Food Labels - What you should know

Food Labels - What you should know
Have you ever stopped to consider the impact of the food you eat on your body? Every bite you take has the potential to nourish or harm you. That's why food labeling is so crucial.  

Let's begin by addressing the basics:  

You have the right to easy access to information on food. In the EU this information is regulated by Regulation 1169/2011

The scope of this regulation is to “achieve a high level of health protection for consumers and to guarantee their right to information” so that consumers can consciously choose their food. 

An infographic published by the EU, depicts the main requirements of this regulation. Click here to download the pdf file.

The most important information on a food label includes: 

  • List of ingredients in descending order (e.g., if "sugar" is among the first ingredients, it indicates a high sugar content). 

  • Allergens highlighted using a different font, style, or background color in the list of ingredients. Allergens indication is also mandatory in non-prepacked food. 

  • Quantity of certain ingredients or categories of ingredients. 

  • Date of minimum durability or the 'use by' date. 

  • Any special storage conditions and/or conditions of use

  • Country of origin or place of provenance where applicable. 

  • Instructions for use, provided when it would be difficult to make appropriate use of the food in the absence of such instructions. 

  • Detailed nutrition declaration that provides information about energy, fat, saturates, carbohydrates, sugar, protein, and salt per 100g or 100ml. If certain vitamins and minerals are present in significant amounts (>7.5% or 15% of their Reference Intake), they must also be included in the declaration. A balanced diet needs all these components in proper amounts. 

 
Understanding Nutrition and Health Claims:  

You can also be sure that any nutrition or health claim is accurate and not misleading. This means claims like “e.g. source of vitamin C, sugar-free, low energy, high in monounsaturated fat, etc” or “e.g. vitamin C contributes to maintain the normal function of the immune system during and after intense physical exercise, etc.” are reliable.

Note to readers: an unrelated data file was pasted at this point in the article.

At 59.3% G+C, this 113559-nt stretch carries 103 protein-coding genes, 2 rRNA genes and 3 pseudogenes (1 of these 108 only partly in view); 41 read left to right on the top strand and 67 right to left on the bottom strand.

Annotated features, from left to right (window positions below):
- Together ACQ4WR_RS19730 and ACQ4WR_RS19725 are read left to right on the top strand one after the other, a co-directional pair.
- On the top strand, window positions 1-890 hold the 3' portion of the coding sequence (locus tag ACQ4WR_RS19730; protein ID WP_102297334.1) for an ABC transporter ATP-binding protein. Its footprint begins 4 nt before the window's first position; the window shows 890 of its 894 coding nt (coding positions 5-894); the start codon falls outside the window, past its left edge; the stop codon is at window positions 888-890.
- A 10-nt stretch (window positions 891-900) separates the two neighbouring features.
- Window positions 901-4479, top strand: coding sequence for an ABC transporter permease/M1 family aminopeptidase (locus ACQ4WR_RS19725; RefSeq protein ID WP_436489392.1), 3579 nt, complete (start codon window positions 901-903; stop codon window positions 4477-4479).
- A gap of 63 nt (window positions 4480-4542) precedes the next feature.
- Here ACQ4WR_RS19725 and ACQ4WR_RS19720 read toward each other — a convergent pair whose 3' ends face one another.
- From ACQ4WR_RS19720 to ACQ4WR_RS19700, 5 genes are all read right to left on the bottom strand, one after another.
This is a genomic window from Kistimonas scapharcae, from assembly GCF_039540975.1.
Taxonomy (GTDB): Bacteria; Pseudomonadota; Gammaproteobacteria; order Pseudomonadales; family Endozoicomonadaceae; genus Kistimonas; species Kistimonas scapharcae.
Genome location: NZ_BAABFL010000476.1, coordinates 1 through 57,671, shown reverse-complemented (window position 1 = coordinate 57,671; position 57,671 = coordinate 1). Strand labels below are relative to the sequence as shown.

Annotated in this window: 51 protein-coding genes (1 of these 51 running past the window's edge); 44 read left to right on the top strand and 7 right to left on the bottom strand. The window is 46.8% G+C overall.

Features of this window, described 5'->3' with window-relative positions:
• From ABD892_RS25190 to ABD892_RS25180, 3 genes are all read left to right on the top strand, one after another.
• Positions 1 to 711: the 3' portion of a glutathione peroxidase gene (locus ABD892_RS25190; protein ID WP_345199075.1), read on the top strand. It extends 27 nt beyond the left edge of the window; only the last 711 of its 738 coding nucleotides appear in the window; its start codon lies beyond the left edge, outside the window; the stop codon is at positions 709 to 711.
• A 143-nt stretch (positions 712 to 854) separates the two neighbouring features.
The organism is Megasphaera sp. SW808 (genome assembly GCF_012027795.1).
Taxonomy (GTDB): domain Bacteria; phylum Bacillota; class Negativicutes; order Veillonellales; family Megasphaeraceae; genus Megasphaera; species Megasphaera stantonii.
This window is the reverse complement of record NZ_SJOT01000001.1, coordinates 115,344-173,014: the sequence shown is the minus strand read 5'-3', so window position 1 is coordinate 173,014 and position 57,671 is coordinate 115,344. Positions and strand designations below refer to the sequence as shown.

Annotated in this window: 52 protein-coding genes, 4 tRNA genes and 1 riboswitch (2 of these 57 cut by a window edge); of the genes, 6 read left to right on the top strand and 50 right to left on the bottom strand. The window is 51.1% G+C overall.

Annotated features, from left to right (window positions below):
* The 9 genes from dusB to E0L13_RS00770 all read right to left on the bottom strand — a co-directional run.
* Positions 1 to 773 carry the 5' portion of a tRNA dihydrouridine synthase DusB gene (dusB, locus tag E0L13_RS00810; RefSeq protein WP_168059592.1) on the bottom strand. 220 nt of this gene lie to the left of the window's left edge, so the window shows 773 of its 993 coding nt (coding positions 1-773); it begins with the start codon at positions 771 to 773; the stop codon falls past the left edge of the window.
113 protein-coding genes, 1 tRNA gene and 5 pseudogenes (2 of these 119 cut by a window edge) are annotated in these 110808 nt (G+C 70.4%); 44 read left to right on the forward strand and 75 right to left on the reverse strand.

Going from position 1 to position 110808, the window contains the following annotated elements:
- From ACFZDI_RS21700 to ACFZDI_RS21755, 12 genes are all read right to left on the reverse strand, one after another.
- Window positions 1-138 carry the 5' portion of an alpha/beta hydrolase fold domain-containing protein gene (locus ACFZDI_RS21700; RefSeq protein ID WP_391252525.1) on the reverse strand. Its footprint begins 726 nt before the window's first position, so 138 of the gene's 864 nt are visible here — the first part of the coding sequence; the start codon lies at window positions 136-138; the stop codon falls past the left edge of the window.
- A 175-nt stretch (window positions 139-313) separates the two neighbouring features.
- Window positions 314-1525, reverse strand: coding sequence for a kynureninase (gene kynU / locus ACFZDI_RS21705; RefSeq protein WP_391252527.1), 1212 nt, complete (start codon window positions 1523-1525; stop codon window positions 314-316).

However, some claims may be accurate but unclear. For instance, "with 20% less fat" may be accurate but is not a clear how much fat it refers to. Always consult the nutritional declaration for confirmation. 

The use of nutrition and health claims is regulated by Regulation 1924/2006

Promoting a Balanced Diet and Healthy Lifestyle: 

The overall purpose of these regulations (1169/2011 and 1924/2006) is the promotion of a balanced diet and a healthy lifestyle while excluding claims stating that a specific food can cure a disease. 

Nutrition has a great role in a healthy lifestyle, but it cannot replace medical care. On the other hand, it is fundamental to consider not only the kind of food we eat but also the amount.  

 
Author: Sofia Papakonstantinou, CreThiDev


References: 

EUFIC – Healthy living https://www.eufic.org/en/healthy-living 

EUROPEAN COMMISSION - DG SANTE Labelling & Nutrition https://food.ec.europa.eu/safety/labelling-and-nutrition_en 

Hellenic Food Authority – www.efet.gr 

Funded by the European Union. Views and opinions expressed are however those of the author(s) only and do not necessarily reflect those of the European Union or European Health and Digital Executive Agency (HADEA). Neither the European Union nor the granting authority can be held responsible for them.